Tuesday, September 3, 2019

US Scooter Fatalities

I've been watching the scooter trend with great fascination since January, and have been remarkably surprised at the comparatively low fatality and injury rates.  Now that ride volume is getting much higher, we are beginning to see an uptick in fatalities, which shouldn't be a surprise.  The latest national numbers are pitifully old--2018 totals showed 35.8 million rides (NACTO 2019).  Since we are still in the exponential growth phase of this trend, I wouldn't be surprised to see that number double or treble by the end of this year.

As of August 22, 2019, there have been 16 scooter fatalities in the US.  To figure this out, I scoured the web for newspaper articles, summaries, and blogs.  The article links can be found at the end.  First let's start with the Memorial.  Here are the names, ages, and cities for the 16 fatalities I found in the order they occurred:

The average age was 30 with the majority in their 20's and a median age of 26.  The vast majority (13) were male. That's not surprising since early reports indicate that scooter use is skewed toward men in their 20's and 30's (Dill, 2019).  This is the same demographic cohort that grew up with Razor scooters as kids in the 1990's.  

Most of the fatalities were on the weekend (9) or at night (11), which gives credence to Atlanta's after hours ban.  All of the weekend fatalities were at 10 pm or later.  Surprisingly, alcohol was only indicated as a factor in 3 of the 16 incidents--which means they probably didn't ask in most of the cases.  Only one fatality occurred during peak travel hours.  Where a cause of death was indicated, head trauma was most often listed, although torso trauma was also mentioned.

It took 9 months before the first fatality occurred, but as usage increases, the time between fatalities is dropping rapidly with an average of one fatality every 14 days.  Scooters may be seen as a west coast phenomenon, but only 4 of the 16 fatalities occurred in California.   The city with the most fatalities is Atlanta, which has had 4 since May.  This is followed by Washington D.C. and San Diego with 2 each.  

Nearly all of the accidents occurred in the roadway (12) with 4 occurring at intersections.  Thirteen of the fatalities involved cars (10) or larger vehicles like buses or semi's (3).  Three of the incidents involved issues with being able to see a smaller vehicle with larger vehicles involved or in the area. One fatality involved a man on a scooter hitting a tree. The scooter rider was the most likely at fault in 12 of the fatalities.

The geometric information is interesting.  The vast majority of the fatalities occurred on or around roadways that were 4 lanes or more (12 of the 16), although it's clear that people can and will kill themselves in the most sheltered of locations.  Intuitively, I would expect most of the fatalities in the intersections, where the conflicts are most dense, but areas away from the intersection were more common.  Sidewalk riding was only allowed in 6 of the 16 fatalities, and this was clearly a factor in many of the incidents.  Onstreet parking was in the area of the incident 3 times but only appears to have had an impact twice.

So what do we need to do to keep people from getting killed?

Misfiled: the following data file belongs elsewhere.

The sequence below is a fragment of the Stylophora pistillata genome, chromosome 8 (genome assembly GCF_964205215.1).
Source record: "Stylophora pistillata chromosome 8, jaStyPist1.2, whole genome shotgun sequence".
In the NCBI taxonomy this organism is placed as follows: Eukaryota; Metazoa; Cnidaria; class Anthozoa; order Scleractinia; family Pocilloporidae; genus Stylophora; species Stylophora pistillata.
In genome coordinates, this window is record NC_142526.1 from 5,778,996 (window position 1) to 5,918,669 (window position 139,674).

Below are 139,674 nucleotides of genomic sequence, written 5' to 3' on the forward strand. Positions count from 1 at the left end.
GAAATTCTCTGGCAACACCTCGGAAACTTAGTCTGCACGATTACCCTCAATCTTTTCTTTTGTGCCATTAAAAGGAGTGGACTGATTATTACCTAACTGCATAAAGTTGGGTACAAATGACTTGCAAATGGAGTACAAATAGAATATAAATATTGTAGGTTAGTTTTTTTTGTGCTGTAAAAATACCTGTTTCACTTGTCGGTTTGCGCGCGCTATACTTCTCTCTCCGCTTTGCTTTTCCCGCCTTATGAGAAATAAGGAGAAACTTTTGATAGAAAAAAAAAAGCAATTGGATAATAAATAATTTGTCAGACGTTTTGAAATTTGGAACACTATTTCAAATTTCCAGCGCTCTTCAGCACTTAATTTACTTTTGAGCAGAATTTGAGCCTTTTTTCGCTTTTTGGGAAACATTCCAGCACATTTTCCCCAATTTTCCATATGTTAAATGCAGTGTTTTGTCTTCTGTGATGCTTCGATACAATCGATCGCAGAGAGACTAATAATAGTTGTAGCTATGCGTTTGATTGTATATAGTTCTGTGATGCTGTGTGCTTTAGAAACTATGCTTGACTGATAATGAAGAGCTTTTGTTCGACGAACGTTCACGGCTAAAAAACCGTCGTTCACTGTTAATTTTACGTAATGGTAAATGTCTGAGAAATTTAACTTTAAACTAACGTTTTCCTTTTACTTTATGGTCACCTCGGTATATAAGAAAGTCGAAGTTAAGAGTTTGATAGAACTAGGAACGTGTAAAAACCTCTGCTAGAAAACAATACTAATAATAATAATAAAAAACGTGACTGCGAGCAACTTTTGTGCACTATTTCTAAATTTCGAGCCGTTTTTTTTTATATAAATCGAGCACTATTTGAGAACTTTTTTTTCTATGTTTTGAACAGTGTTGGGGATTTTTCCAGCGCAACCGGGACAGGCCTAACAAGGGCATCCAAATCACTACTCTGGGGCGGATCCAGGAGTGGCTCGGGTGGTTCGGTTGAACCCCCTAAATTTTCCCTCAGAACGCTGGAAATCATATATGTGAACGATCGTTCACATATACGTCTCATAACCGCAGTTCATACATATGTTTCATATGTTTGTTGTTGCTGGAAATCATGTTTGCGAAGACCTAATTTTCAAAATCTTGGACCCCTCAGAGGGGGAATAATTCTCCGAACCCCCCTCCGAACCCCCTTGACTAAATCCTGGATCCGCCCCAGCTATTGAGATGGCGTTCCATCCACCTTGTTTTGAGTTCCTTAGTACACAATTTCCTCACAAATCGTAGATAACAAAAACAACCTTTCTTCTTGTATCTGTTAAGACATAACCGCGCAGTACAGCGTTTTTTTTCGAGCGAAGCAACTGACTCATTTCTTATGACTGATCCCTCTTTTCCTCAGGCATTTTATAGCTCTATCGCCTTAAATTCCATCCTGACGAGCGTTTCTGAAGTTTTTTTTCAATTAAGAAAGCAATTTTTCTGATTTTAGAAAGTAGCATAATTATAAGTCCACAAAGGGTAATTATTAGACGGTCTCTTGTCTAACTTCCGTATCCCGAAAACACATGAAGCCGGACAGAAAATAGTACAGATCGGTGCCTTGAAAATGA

Looks like despite the frustration people have with sidewalk riding, there may be a good reason to allow them there, at least until the infrastructure catches up.  If the CDC study is any indication, the learning curve is a complication that probably doesn't belong in the roadway.  In Austin, the CDC found that 1/3 of the ER visits over a 3 month period were on the person's first ride and 63% were in the first 10 rides.  Imagine learning to ride a bicycle in the roadway alongside other cars--not good. The cars in the environment are also learning to recognize scooters in the ROW, which will also take time.  The good news is that people will learn and the accident rates are likely to drop.  The bad news is that people can kill themselves at 15 mph pretty easily even without another car around.  I would suggest helmet use, like everyone else, but many who fall from a scooter land on their chin, not the top of their head where the helmet is.  The European airbag collar might help, but helmets may not be of much use when a person gets hit in the body and dies from internal injuries.  By the way, I can't wait until we can get these in the US.

Clearly, scooter riding after 10 pm also seems to add substantial risks, and not just because of the weekend drinking crowd.  There seems to be an issue with low volumes and high speeds in urban areas on wide roadways.  Drivers are less likely to anticipate seeing anyone, much less a scooter.

From a design standpoint, intersection radii need serious consideration.  Many times, urban designers will specify 25 ft radii for curves to slow traffic, but bus traffic requires a 43 foot radius.  Running over a corner curb may be fine when pedestrians are there, but scooters and bikes can't move out of the way as quickly or easily.  Same goes for construction barriers.  Maintenance of traffic in light of scooters may need revisions.  

In the meantime, the numbers are still pretty low, all things considered.  They are likely to climb as scooters appear in more locations.  I'm going to try to keep up with the fatalities as they come in, so keep posted...

As soon as I can figure out how to post the locations on Google Earth, I'll update this with the link...

Dill, J.  (2019). Portland State University. https://www.slideshare.net/otrec/escooter-users

1 comment:

  1. A thorough article on this e-scooter phenomenon, really like it!